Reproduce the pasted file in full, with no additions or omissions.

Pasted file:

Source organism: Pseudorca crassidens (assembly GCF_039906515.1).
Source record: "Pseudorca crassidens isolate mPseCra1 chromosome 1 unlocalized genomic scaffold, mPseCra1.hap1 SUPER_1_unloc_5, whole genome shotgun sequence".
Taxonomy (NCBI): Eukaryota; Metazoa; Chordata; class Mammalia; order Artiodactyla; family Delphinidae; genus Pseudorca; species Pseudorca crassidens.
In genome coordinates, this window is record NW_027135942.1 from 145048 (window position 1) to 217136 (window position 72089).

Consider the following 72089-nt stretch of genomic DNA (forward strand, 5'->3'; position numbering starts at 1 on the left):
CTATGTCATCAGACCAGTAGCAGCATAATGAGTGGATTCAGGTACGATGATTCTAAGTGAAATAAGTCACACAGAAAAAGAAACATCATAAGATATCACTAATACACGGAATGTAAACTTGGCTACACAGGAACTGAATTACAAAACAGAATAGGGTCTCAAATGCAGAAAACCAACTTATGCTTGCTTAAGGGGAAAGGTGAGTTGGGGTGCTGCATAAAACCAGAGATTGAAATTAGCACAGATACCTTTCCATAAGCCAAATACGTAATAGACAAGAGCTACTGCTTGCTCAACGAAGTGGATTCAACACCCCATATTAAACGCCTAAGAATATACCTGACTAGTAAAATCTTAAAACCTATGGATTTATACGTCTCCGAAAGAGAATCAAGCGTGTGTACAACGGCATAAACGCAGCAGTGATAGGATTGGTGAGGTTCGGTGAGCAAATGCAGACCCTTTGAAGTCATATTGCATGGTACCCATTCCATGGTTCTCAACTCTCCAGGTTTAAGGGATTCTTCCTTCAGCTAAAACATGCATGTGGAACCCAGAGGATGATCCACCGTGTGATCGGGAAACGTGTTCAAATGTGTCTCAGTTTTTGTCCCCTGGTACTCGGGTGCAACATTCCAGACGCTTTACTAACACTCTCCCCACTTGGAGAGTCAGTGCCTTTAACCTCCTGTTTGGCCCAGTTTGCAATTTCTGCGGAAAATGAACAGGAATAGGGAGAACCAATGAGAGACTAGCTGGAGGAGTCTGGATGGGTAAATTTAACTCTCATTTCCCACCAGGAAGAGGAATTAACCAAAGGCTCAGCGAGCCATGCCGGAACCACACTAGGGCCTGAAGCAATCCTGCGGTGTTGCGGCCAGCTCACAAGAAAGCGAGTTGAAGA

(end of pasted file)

Source organism: Pseudorca crassidens (assembly GCF_039906515.1).
Source record: "Pseudorca crassidens isolate mPseCra1 chromosome 1 unlocalized genomic scaffold, mPseCra1.hap1 SUPER_1_unloc_5, whole genome shotgun sequence".
Taxonomy (NCBI): Eukaryota; Metazoa; Chordata; class Mammalia; order Artiodactyla; family Delphinidae; genus Pseudorca; species Pseudorca crassidens.
In genome coordinates, this window is record NW_027135942.1 from 145048 (window position 1) to 217136 (window position 72089).

Consider the following 72089-nt stretch of genomic DNA (forward strand, 5'->3'; position numbering starts at 1 on the left):
CTATGTCATCAGACCAGTAGCAGCATAATGAGTGGATTCAGGTACGATGATTCTAAGTGAAATAAGTCACACAGAAAAAGAAACATCATAAGATATCACTAATACACGGAATGTAAACTTGGCTACACAGGAACTGAATTACAAAACAGAATAGGGTCTCAAATGCAGAAAACCAACTTATGCTTGCTTAAGGGGAAAGGTGAGTTGGGGTGCTGCATAAAACCAGAGATTGAAATTAGCACAGATACCTTTCCATAAGCCAAATACGTAATAGACAAGAGCTACTGCTTGCTCAACGAAGTGGATTCAACACCCCATATTAAACGCCTAAGAATATACCTGACTAGTAAAATCTTAAAACCTATGGATTTATACGTCTCCGAAAGAGAATCAAGCGTGTGTACAACGGCATAAACGCAGCAGTGATAGGATTGGTGAGGTTCGGTGAGCAAATGCAGACCCTTTGAAGTCATATTGCATGGTACCCATTCCATGGTTCTCAACTCTCCAGGTTTAAGGGATTCTTCCTTCAGCTAAAACATGCATGTGGAACCCAGAGGATGATCCACCGTGTGATCGGGAAACGTGTTCAAATGTGTCTCAGTTTTTGTCCCCTGGTACTCGGGTGCAACATTCCAGACGCTTTACTAACACTCTCCCCACTTGGAGAGTCAGTGCCTTTAACCTCCTGTTTGGCCCAGTTTGCAATTTCTGCGGAAAATGAACAGGAATAGGGAGAACCAATGAGAGACTAGCTGGAGGAGTCTGGATGGGTAAATTTAACTCTCATTTCCCACCAGGAAGAGGAATTAACCAAAGGCTCAGCGAGCCATGCCGGAACCACACTAGGGCCTGAAGCAATCCTGCGGTGTTGCGGCCAGCTCACAAGAAAGCGAGTTGAAGA